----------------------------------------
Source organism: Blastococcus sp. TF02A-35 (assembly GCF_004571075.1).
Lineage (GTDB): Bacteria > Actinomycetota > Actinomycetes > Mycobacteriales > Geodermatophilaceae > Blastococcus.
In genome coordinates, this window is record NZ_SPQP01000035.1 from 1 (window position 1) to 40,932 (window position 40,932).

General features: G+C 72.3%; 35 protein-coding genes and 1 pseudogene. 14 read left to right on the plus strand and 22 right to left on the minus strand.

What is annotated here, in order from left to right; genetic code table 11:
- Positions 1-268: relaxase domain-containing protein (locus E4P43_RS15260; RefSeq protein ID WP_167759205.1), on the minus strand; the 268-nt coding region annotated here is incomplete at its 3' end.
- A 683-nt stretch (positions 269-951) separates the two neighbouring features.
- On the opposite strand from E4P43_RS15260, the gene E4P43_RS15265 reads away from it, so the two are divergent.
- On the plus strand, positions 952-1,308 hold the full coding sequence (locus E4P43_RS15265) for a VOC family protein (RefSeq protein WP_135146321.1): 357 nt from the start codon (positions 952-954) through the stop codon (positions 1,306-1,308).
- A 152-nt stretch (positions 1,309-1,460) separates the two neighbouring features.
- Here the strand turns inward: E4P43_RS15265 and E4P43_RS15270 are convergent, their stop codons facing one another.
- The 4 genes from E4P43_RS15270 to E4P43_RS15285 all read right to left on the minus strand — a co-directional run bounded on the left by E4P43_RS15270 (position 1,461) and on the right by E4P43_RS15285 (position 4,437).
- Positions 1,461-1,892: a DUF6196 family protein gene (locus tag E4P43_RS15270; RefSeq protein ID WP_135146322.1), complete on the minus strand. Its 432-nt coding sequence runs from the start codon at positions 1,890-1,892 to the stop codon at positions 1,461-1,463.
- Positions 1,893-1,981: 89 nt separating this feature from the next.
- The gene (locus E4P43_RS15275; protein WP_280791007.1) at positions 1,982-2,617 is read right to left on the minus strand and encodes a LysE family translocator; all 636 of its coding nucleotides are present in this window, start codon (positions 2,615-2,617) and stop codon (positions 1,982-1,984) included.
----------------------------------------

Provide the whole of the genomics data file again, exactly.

Source organism: Blastococcus sp. TF02A-35 (assembly GCF_004571075.1).
Lineage (GTDB): Bacteria > Actinomycetota > Actinomycetes > Mycobacteriales > Geodermatophilaceae > Blastococcus.
In genome coordinates, this window is record NZ_SPQP01000035.1 from 1 (window position 1) to 40,932 (window position 40,932).

General features: G+C 72.3%; 35 protein-coding genes and 1 pseudogene. 14 read left to right on the plus strand and 22 right to left on the minus strand.

What is annotated here, in order from left to right; genetic code table 11:
- Positions 1-268: relaxase domain-containing protein (locus E4P43_RS15260; RefSeq protein ID WP_167759205.1), on the minus strand; the 268-nt coding region annotated here is incomplete at its 3' end.
- A 683-nt stretch (positions 269-951) separates the two neighbouring features.
- On the opposite strand from E4P43_RS15260, the gene E4P43_RS15265 reads away from it, so the two are divergent.
- On the plus strand, positions 952-1,308 hold the full coding sequence (locus E4P43_RS15265) for a VOC family protein (RefSeq protein WP_135146321.1): 357 nt from the start codon (positions 952-954) through the stop codon (positions 1,306-1,308).
- A 152-nt stretch (positions 1,309-1,460) separates the two neighbouring features.
- Here the strand turns inward: E4P43_RS15265 and E4P43_RS15270 are convergent, their stop codons facing one another.
- The 4 genes from E4P43_RS15270 to E4P43_RS15285 all read right to left on the minus strand — a co-directional run bounded on the left by E4P43_RS15270 (position 1,461) and on the right by E4P43_RS15285 (position 4,437).
- Positions 1,461-1,892: a DUF6196 family protein gene (locus tag E4P43_RS15270; RefSeq protein ID WP_135146322.1), complete on the minus strand. Its 432-nt coding sequence runs from the start codon at positions 1,890-1,892 to the stop codon at positions 1,461-1,463.
- Positions 1,893-1,981: 89 nt separating this feature from the next.
- The gene (locus E4P43_RS15275; protein WP_280791007.1) at positions 1,982-2,617 is read right to left on the minus strand and encodes a LysE family translocator; all 636 of its coding nucleotides are present in this window, start codon (positions 2,615-2,617) and stop codon (positions 1,982-1,984) included.